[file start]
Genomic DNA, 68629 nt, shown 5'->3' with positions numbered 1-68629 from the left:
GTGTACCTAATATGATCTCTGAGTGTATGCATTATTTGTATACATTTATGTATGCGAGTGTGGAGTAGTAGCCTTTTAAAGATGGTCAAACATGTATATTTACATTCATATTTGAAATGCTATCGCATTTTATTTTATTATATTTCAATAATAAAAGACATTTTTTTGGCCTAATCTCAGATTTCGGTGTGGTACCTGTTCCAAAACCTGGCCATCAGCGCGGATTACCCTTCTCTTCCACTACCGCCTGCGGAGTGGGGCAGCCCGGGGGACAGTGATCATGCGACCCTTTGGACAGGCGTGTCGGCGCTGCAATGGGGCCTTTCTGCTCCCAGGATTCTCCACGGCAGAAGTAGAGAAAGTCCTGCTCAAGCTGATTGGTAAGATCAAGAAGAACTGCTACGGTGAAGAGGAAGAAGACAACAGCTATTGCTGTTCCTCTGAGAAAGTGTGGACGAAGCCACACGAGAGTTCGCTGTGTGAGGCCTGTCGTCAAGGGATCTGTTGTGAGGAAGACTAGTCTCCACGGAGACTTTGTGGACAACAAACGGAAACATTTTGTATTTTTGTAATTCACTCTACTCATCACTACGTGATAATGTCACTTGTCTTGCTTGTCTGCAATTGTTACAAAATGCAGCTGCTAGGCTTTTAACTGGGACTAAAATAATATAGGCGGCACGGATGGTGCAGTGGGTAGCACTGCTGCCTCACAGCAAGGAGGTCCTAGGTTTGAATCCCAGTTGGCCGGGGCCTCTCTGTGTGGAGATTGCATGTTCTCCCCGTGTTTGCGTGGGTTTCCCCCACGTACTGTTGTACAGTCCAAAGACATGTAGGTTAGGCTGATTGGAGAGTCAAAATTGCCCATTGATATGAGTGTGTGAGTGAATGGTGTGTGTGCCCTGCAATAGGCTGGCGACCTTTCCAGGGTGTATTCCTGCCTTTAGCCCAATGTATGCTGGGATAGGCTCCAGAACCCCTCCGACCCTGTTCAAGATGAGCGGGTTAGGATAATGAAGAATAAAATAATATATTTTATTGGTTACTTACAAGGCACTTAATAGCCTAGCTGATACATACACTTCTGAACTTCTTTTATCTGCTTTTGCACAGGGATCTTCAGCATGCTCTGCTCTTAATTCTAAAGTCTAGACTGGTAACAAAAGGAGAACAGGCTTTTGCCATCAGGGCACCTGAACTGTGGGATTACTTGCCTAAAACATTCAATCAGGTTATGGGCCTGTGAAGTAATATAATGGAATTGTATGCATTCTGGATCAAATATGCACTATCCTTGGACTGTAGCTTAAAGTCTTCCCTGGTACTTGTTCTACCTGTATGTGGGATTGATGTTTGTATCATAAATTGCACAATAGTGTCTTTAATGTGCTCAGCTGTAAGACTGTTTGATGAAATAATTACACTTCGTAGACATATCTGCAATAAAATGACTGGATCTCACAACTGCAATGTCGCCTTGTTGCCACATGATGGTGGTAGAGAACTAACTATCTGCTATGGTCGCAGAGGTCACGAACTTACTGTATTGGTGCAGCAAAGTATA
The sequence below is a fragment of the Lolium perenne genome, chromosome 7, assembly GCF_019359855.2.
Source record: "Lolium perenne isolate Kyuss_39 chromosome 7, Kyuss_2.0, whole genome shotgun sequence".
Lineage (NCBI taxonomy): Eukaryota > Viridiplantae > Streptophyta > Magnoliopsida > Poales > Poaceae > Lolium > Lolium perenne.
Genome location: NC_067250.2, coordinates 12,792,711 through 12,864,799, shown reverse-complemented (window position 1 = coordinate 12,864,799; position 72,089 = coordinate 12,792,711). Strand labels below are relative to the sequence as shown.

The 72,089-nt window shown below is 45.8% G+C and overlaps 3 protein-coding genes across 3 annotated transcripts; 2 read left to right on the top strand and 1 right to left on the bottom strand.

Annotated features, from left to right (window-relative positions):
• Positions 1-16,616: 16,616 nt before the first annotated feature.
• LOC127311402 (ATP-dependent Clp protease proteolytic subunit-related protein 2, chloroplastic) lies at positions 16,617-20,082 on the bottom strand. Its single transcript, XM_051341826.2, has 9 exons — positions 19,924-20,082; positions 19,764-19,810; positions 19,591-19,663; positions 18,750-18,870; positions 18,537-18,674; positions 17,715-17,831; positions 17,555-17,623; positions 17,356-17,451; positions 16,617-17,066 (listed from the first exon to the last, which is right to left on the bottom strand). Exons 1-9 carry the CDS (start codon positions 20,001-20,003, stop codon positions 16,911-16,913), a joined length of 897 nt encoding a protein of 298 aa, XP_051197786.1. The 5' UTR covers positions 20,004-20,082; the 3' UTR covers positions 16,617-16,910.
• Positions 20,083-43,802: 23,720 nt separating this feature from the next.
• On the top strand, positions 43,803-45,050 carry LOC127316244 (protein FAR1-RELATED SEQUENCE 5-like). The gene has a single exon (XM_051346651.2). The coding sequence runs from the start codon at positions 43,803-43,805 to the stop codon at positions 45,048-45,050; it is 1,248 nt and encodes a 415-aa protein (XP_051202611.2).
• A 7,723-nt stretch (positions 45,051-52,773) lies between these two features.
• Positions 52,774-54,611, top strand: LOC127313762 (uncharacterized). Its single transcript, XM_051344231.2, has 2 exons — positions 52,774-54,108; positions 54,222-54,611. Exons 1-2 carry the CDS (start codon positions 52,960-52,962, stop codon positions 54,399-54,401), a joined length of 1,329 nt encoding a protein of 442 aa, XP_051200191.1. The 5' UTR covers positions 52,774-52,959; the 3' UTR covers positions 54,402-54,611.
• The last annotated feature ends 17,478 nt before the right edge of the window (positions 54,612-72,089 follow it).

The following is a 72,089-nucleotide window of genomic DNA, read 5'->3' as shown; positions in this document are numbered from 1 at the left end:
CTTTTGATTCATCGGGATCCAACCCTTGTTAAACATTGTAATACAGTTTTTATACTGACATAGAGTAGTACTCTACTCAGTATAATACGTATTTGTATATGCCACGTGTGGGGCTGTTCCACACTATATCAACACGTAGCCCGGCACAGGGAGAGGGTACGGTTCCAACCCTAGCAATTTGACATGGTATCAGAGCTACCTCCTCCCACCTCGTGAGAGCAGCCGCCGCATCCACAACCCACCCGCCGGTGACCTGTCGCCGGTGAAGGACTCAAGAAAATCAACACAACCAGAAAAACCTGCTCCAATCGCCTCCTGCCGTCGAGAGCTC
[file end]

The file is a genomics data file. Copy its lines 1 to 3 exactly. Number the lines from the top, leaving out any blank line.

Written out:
Genomic DNA, 68629 nt, shown 5'->3' with positions numbered 1-68629 from the left:
GTGTACCTAATATGATCTCTGAGTGTATGCATTATTTGTATACATTTATGTATGCGAGTGTGGAGTAGTAGCCTTTTAAAGATGGTCAAACATGTATATTTACATTCATATTTGAAATGCTATCGCATTTTATTTTATTATATTTCAATAATAAAAGACATTTTTTTGGCCTAATCTCAGATTTCGGTGTGGTACCTGTTCCAAAACCTGGCCATCAGCGCGGATTACCCTTCTCTTCCACTACCGCCTGCGGAGTGGGGCAGCCCGGGGGACAGTGATCATGCGACCCTTTGGACAGGCGTGTCGGCGCTGCAATGGGGCCTTTCTGCTCCCAGGATTCTCCACGGCAGAAGTAGAGAAAGTCCTGCTCAAGCTGATTGGTAAGATCAAGAAGAACTGCTACGGTGAAGAGGAAGAAGACAACAGCTATTGCTGTTCCTCTGAGAAAGTGTGGACGAAGCCACACGAGAGTTCGCTGTGTGAGGCCTGTCGTCAAGGGATCTGTTGTGAGGAAGACTAGTCTCCACGGAGACTTTGTGGACAACAAACGGAAACATTTTGTATTTTTGTAATTCACTCTACTCATCACTACGTGATAATGTCACTTGTCTTGCTTGTCTGCAATTGTTACAAAATGCAGCTGCTAGGCTTTTAACTGGGACTAAAATAATATAGGCGGCACGGATGGTGCAGTGGGTAGCACTGCTGCCTCACAGCAAGGAGGTCCTAGGTTTGAATCCCAGTTGGCCGGGGCCTCTCTGTGTGGAGATTGCATGTTCTCCCCGTGTTTGCGTGGGTTTCCCCCACGTACTGTTGTACAGTCCAAAGACATGTAGGTTAGGCTGATTGGAGAGTCAAAATTGCCCATTGATATGAGTGTGTGAGTGAATGGTGTGTGTGCCCTGCAATAGGCTGGCGACCTTTCCAGGGTGTATTCCTGCCTTTAGCCCAATGTATGCTGGGATAGGCTCCAGAACCCCTCCGACCCTGTTCAAGATGAGCGGGTTAGGATAATGAAGAATAAAATAATATATTTTATTGGTTACTTACAAGGCACTTAATAGCCTAGCTGATACATACACTTCTGAACTTCTTTTATCTGCTTTTGCACAGGGATCTTCAGCATGCTCTGCTCTTAATTCTAAAGTCTAGACTGGTAACAAAAGGAGAACAGGCTTTTGCCATCAGGGCACCTGAACTGTGGGATTACTTGCCTAAAACATTCAATCAGGTTATGGGCCTGTGAAGTAATATAATGGAATTGTATGCATTCTGGATCAAATATGCACTATCCTTGGACTGTAGCTTAAAGTCTTCCCTGGTACTTGTTCTACCTGTATGTGGGATTGATGTTTGTATCATAAATTGCACAATAGTGTCTTTAATGTGCTCAGCTGTAAGACTGTTTGATGAAATAATTACACTTCGTAGACATATCTGCAATAAAATGACTGGATCTCACAACTGCAATGTCGCCTTGTTGCCACATGATGGTGGTAGAGAACTAACTATCTGCTATGGTCGCAGAGGTCACGAACTTACTGTATTGGTGCAGCAAAGTATA
The sequence below is a fragment of the Lolium perenne genome, chromosome 7, assembly GCF_019359855.2.